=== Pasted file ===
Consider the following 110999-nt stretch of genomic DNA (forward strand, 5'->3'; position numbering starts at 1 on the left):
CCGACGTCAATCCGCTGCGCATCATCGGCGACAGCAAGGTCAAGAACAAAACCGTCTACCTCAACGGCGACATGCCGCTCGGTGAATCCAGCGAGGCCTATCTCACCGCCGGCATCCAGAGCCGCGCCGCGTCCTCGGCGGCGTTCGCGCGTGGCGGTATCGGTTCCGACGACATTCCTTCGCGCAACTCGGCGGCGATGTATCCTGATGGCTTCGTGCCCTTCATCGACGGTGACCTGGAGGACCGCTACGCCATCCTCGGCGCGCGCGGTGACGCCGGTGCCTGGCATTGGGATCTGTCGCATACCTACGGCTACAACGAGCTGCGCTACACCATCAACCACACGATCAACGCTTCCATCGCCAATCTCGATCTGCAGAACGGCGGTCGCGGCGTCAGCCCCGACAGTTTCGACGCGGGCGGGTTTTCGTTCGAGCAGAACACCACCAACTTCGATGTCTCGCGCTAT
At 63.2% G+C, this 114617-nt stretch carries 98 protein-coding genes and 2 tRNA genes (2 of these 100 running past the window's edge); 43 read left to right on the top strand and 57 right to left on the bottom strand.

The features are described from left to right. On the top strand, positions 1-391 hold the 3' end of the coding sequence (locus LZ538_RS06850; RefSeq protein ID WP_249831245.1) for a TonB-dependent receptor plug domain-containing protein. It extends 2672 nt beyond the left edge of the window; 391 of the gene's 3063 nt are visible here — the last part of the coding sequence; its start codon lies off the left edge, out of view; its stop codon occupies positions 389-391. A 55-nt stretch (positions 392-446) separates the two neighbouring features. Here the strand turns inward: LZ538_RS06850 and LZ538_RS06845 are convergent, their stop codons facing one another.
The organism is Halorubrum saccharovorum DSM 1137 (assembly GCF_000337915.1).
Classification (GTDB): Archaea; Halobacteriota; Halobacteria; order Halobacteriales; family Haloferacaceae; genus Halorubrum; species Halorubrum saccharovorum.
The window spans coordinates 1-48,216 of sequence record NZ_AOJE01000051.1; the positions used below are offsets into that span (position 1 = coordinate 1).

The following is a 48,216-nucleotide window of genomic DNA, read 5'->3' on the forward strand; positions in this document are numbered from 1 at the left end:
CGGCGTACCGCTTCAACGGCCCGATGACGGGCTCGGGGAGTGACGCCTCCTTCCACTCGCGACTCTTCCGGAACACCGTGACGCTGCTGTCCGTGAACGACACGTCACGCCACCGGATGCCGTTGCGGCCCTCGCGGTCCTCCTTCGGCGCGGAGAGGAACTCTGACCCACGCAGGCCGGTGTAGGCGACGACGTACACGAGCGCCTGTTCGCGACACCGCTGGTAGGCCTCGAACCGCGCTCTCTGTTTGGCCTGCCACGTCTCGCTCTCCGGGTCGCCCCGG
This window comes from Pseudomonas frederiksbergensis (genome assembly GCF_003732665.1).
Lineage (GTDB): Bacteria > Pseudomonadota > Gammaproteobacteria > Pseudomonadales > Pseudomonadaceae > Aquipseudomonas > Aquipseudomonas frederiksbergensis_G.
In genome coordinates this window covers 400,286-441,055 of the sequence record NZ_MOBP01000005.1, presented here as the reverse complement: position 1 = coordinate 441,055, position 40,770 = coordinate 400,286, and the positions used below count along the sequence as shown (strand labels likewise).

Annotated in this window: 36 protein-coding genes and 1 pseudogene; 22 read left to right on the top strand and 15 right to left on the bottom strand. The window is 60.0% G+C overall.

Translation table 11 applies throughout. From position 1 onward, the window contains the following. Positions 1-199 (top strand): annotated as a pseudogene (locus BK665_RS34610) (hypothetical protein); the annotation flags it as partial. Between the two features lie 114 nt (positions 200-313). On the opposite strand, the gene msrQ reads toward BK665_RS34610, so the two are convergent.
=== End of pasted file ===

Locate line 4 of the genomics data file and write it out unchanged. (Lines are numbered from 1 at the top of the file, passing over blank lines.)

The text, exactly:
The features are described from left to right. On the top strand, positions 1-391 hold the 3' end of the coding sequence (locus LZ538_RS06850; RefSeq protein ID WP_249831245.1) for a TonB-dependent receptor plug domain-containing protein. It extends 2672 nt beyond the left edge of the window; 391 of the gene's 3063 nt are visible here — the last part of the coding sequence; its start codon lies off the left edge, out of view; its stop codon occupies positions 389-391. A 55-nt stretch (positions 392-446) separates the two neighbouring features. Here the strand turns inward: LZ538_RS06850 and LZ538_RS06845 are convergent, their stop codons facing one another.